Do interventions work…? What does Vicky Pollard think?

I went to an interesting debate last night, “Do psychological interventions work?”.  Interventions included academic work, and the kind of work I do as a coach.

It was the Pub Psychology International Symposium.  The pub psychology group normally meets every Tuesday evening (in a pub, hence the name!) to have a conversation or presentation of interest.  The debate was moderated by Dr Nash Popovic, a senior lecturer at University of East London.

The conclusion to “do they work..?”

As Vicky Pollard says, “Yes but, no but”.

I thought Nash’s conclusion / theory was interesting.  Interventions can work but are not sustainable in and of themselves, the interventions themselves don’t necessarily produce lasting positive change.

He thinks that to be sustainable something else is required.  A participant needs to be making something out of the narrative of their life.  They need to be thinking for themselves and figuring out what it all means to them.  He encourages and works to inspire people to have this commitment for themselves.

Perhaps obvious, I thought this was an interesting point in the debate.  It fits with the power of a personal and inspiring career goal, and with an examination of living an authentic life. And it completely aligns with our approach to personal development, career planning and 360 degree feedback. When we do 360 feedback, we make it central that the participant really ‘owns’ their feedback, and in the feedback session we put that feedback in the context of their career so far and their aspirations for the future, so it can become part of their life narrative.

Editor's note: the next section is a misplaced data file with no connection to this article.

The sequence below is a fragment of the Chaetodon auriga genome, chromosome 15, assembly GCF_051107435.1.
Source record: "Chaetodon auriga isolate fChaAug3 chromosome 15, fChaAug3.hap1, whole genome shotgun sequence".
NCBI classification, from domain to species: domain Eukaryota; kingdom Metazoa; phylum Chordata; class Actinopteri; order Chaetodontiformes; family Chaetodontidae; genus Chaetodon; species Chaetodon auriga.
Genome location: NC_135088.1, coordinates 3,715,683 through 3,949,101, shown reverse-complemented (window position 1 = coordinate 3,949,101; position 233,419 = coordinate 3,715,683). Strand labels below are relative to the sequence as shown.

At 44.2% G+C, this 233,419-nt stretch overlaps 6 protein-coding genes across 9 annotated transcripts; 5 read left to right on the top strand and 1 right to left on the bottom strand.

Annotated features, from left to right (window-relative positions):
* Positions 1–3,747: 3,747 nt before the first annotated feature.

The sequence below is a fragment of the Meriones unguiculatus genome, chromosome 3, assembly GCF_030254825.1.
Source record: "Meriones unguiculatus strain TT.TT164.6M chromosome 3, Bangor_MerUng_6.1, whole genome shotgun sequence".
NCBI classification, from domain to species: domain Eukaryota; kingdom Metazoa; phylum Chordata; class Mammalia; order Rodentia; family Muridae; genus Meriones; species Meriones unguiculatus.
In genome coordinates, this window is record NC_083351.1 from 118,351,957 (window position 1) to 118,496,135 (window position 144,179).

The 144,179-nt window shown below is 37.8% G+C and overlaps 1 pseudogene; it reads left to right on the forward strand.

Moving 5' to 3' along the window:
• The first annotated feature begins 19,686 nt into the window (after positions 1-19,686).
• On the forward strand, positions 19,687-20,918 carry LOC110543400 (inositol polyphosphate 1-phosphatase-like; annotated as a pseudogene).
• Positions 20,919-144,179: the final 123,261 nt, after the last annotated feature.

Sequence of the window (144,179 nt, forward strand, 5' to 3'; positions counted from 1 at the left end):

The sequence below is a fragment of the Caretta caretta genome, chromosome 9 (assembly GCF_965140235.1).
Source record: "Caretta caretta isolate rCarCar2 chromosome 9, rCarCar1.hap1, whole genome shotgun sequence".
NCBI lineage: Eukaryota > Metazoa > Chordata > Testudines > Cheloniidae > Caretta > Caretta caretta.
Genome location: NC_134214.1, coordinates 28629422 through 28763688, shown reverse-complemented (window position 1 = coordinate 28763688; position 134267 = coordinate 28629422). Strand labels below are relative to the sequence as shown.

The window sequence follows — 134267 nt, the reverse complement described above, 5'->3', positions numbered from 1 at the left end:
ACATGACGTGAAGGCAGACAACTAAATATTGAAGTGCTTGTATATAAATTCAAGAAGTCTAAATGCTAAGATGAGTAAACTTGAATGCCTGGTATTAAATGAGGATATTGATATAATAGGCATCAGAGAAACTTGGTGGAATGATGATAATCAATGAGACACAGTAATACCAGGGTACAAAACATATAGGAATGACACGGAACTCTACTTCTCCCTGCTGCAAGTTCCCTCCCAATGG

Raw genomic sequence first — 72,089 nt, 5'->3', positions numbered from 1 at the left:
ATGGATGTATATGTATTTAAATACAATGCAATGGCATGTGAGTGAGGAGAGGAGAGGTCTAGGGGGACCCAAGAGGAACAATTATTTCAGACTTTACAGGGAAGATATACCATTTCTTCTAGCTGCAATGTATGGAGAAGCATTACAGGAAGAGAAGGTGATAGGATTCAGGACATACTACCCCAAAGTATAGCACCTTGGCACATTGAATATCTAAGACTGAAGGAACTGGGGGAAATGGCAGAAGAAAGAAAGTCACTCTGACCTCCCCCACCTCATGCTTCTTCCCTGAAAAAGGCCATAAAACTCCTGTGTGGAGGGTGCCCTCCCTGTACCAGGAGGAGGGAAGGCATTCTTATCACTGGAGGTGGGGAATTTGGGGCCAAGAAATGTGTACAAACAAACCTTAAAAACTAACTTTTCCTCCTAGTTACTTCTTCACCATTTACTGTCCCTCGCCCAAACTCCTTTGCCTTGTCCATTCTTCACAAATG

David Collins


One thought on “Do interventions work…? What does Vicky Pollard think?

  1. Interesting and probably meaningless to most. Psychological interventions, ownership and 360 degree feedback all seem like new trainer speak along with ‘ power of a personal and inspiring career goal, and with an examination of living an authentic life’
    In the middle of the worst global depression possibly ever I suspect most people would disregard this as bar talk.

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